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Search - "hiring process"
Interviewer: Yeah so we're hiring you as the person who would build out and own our client-facing web application and related stack.
Dev: Perfect, that's what I've been doing for the past 10 years, I'm your guy.
Interviewer: GREAT SO WHAT IS THE DIFFERENCE BETWEEN FORK AND EXEC ON A PROCESS ON A LINUX MACHINE!?!?!?!?
Dev: I don't... know immediately at this moment?
Dev: I hate my life
Dev: Somebody please help me18
Hiring a third party to help us with something...
Third party: yeah okay, we know what we need. Can we get access to your git repo
Me: sure, I'll make sure you'll get it
(To the admins): hey can you get them access to our git server?
Admins: did they sign the personal data processing contract?
Me: oh they won't work with any personal data. It's a dev server and they only need access to the source code. And the usual contracts and NDAs are already done
Admins: well we still need the other one.
... Sure. Why not. Just delays the start of the process for... Like a week and a half until that useless bit of paper has passed through all the necessary departments. Not like time's an issue. Right?8
After working with a bunch of people it occurred to me that almost anyone can work and learn for most IT positions. This is something that most people will realize, especially if they work with newbies that learn on the go. There are exceptions of course, but most companies are just making crud apps with their business logic.
What I wonder then is, why is it that the way hiring is done seems to be completely against this idea? Rather than whining about recruiters and bad interviews, I am curious about why this is so common. What is it that a lot of companies think or see that make their hiring process so bad or convoluted?11
Had to turn down a job offer today because of a BUNCH of red flags in their hiring process that hinted that their corporate culture was absolute trash. HR people are trash when they do whatever they want to with your time just because you’re in need. If they had been more ethical and professional, I’d have a job and they’d have a position filled. But, no, they had to play stupid games and win stupid prizes.2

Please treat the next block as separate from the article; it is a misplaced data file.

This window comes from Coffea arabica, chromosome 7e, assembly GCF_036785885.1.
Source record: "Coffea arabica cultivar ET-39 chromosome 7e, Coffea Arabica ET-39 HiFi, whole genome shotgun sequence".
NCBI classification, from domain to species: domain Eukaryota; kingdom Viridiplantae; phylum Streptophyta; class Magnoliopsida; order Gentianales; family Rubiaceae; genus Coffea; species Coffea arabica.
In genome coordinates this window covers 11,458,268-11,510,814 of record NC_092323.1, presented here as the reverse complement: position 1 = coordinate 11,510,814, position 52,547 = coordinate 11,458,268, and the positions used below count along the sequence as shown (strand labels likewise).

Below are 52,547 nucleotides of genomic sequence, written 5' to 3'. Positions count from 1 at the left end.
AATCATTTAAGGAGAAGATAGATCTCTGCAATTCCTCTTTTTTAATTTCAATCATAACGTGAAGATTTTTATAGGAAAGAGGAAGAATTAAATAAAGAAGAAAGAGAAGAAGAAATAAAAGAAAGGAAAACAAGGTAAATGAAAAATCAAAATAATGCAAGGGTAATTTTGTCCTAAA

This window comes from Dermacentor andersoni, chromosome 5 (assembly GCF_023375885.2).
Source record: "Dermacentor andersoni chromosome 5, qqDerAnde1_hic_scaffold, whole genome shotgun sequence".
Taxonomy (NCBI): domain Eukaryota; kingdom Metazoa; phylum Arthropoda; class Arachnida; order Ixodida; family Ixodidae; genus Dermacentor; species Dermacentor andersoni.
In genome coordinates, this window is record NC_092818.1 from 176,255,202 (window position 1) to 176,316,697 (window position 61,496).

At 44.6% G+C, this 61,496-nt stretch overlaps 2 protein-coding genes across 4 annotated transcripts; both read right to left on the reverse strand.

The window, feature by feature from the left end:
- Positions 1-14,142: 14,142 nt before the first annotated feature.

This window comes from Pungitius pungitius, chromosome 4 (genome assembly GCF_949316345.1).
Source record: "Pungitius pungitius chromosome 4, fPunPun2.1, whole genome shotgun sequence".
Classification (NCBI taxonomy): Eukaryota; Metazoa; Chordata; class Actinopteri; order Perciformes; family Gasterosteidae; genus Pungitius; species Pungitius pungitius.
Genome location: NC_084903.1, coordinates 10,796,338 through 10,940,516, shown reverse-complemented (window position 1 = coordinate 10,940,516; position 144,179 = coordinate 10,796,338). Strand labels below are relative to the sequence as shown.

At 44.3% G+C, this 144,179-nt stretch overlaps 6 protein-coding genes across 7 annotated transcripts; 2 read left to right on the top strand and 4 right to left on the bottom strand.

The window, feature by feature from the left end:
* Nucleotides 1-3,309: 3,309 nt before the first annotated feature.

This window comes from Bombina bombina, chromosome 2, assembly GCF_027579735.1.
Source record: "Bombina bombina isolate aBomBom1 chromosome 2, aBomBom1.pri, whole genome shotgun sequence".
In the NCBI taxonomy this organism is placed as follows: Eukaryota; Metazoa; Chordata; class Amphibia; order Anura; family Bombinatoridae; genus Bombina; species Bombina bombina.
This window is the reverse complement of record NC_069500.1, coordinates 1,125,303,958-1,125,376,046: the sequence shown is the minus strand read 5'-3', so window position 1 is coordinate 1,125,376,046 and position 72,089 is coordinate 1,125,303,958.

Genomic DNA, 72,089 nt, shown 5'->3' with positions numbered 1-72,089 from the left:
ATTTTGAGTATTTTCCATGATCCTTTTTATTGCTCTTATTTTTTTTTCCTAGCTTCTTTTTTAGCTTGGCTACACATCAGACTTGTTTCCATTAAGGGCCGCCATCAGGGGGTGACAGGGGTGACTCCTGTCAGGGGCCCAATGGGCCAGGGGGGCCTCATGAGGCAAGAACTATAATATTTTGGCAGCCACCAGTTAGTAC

Every single morning I despair. I can’t stand this job.
Why pay very highly and get very skilled people to have them working 4 to a support ticket. Doing the most mundane support tickets you have ever seen in your life (mainly updating client contact details)?
And why have such a rigorous recruitment process to get people’s in in the first place?
The company is pissing money away by working like this and all the new starters like me think it’s complete shit.
But the bosses and anyone who’s been here a while think it’s great. Company still is making loads of money so they don’t even care about it.
I’ve never met senior developers who have never worked on a greenfield project in their entire careers until I came here.
I can’t believe how I got suckered into this (was head hunted).
Does anyone have a feel for the UK contracting market right now?
I’m considering the jump but I think I’d have to be looking for remote only contracts because where I live has few opportunities ‘on-site’. Preferably c# / angular.
Is there much competition for roles or is there a shortage of skills in the contractors?
The thought of going into another permanent role that could be as bad as this genuinely keeps me awake at night.
I’m not sure I can go somewhere and then have it in the hands of managers to decide what projects I’m going to do and what tech it will be on.
At any big company there’s going to be tech debt as well as new work. So becoming perm now feels like it’s 50-50 whether or not a new job will just mean being put into legacy stuff for a couple of years or doing something that is actually good.
I’ve been talking various people about roles in government departments (multiple different departments are hiring) and because priorities change none the gov recruiters can guarantee what the work is that they’re recruiting for actually is.
Just that the the big recruitment push is to bring work previously done by consultancies back in house. Presumably because consultancies have been fleecing them.5